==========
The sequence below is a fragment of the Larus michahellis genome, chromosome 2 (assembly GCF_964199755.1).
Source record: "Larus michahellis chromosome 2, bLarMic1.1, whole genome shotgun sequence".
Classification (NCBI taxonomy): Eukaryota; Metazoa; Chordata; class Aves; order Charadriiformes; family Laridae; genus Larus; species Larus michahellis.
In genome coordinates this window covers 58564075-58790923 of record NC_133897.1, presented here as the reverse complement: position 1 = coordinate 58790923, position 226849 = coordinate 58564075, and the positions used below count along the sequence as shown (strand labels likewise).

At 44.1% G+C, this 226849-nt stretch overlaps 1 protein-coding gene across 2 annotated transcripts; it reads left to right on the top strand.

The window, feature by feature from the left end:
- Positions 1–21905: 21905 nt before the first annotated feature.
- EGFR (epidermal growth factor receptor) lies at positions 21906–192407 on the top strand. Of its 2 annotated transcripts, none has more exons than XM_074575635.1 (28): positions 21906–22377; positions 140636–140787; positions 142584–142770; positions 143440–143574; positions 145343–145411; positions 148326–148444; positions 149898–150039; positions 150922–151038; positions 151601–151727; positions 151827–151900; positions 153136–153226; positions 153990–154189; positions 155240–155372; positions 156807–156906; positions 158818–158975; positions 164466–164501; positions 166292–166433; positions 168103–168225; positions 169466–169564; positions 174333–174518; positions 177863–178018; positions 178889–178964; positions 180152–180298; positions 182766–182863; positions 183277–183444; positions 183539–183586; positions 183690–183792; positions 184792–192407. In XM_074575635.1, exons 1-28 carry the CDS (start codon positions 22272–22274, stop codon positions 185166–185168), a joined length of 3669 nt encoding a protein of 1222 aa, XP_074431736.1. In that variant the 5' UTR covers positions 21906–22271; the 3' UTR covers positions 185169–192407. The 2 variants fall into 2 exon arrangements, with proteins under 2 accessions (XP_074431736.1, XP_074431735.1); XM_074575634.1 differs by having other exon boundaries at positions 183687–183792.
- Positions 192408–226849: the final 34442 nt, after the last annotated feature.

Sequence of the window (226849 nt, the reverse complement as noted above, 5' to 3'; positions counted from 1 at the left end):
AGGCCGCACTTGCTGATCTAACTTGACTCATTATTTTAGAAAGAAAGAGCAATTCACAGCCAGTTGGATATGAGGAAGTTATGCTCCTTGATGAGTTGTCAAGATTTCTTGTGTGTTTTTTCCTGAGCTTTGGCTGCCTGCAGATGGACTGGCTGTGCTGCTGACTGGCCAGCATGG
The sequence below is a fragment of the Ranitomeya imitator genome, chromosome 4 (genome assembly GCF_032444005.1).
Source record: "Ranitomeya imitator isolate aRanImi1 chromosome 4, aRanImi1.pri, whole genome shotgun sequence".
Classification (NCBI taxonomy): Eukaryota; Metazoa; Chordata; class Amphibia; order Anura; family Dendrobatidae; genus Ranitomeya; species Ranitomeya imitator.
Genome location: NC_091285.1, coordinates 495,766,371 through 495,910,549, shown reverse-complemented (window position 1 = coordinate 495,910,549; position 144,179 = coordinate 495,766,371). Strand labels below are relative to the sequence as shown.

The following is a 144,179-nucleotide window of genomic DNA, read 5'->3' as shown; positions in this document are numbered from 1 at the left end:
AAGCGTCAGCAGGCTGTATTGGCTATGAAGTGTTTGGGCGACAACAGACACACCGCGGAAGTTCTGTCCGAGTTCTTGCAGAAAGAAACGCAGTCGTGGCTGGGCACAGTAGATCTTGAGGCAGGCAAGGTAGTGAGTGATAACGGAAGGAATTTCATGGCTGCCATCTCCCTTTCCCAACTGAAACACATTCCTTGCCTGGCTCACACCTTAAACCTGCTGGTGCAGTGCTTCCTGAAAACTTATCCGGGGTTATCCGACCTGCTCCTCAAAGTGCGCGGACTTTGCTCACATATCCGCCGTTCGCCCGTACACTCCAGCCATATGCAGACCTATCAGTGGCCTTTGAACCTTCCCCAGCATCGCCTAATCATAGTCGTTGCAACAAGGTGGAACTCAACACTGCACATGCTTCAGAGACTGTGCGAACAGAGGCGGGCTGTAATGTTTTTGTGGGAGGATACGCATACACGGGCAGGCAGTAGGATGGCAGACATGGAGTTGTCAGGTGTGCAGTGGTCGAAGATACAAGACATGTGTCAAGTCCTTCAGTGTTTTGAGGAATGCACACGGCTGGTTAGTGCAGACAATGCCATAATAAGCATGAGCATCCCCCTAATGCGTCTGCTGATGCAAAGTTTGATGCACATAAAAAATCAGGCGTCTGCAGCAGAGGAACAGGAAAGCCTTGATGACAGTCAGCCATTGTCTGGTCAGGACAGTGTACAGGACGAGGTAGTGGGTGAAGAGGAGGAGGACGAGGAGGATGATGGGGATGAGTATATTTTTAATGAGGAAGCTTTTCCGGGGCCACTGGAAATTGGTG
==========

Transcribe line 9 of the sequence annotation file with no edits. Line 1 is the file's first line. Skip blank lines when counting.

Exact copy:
- Positions 192408–226849: the final 34442 nt, after the last annotated feature.